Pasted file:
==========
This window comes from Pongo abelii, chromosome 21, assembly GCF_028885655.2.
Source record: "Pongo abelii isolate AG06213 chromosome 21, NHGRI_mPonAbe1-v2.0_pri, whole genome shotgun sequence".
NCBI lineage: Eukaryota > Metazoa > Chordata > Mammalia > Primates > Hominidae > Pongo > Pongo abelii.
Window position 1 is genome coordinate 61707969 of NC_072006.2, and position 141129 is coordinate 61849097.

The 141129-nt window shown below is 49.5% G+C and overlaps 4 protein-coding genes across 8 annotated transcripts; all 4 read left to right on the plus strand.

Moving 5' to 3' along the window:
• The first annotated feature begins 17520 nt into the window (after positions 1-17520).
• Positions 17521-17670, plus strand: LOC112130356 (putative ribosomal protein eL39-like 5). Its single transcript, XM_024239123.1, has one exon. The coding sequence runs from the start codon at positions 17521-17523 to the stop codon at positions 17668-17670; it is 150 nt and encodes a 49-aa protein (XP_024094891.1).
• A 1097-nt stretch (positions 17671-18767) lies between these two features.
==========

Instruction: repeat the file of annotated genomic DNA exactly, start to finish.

This window comes from Pongo abelii, chromosome 21, assembly GCF_028885655.2.
Source record: "Pongo abelii isolate AG06213 chromosome 21, NHGRI_mPonAbe1-v2.0_pri, whole genome shotgun sequence".
NCBI lineage: Eukaryota > Metazoa > Chordata > Mammalia > Primates > Hominidae > Pongo > Pongo abelii.
Window position 1 is genome coordinate 61707969 of NC_072006.2, and position 141129 is coordinate 61849097.

The 141129-nt window shown below is 49.5% G+C and overlaps 4 protein-coding genes across 8 annotated transcripts; all 4 read left to right on the plus strand.

Moving 5' to 3' along the window:
• The first annotated feature begins 17520 nt into the window (after positions 1-17520).
• Positions 17521-17670, plus strand: LOC112130356 (putative ribosomal protein eL39-like 5). Its single transcript, XM_024239123.1, has one exon. The coding sequence runs from the start codon at positions 17521-17523 to the stop codon at positions 17668-17670; it is 150 nt and encodes a 49-aa protein (XP_024094891.1).
• A 1097-nt stretch (positions 17671-18767) lies between these two features.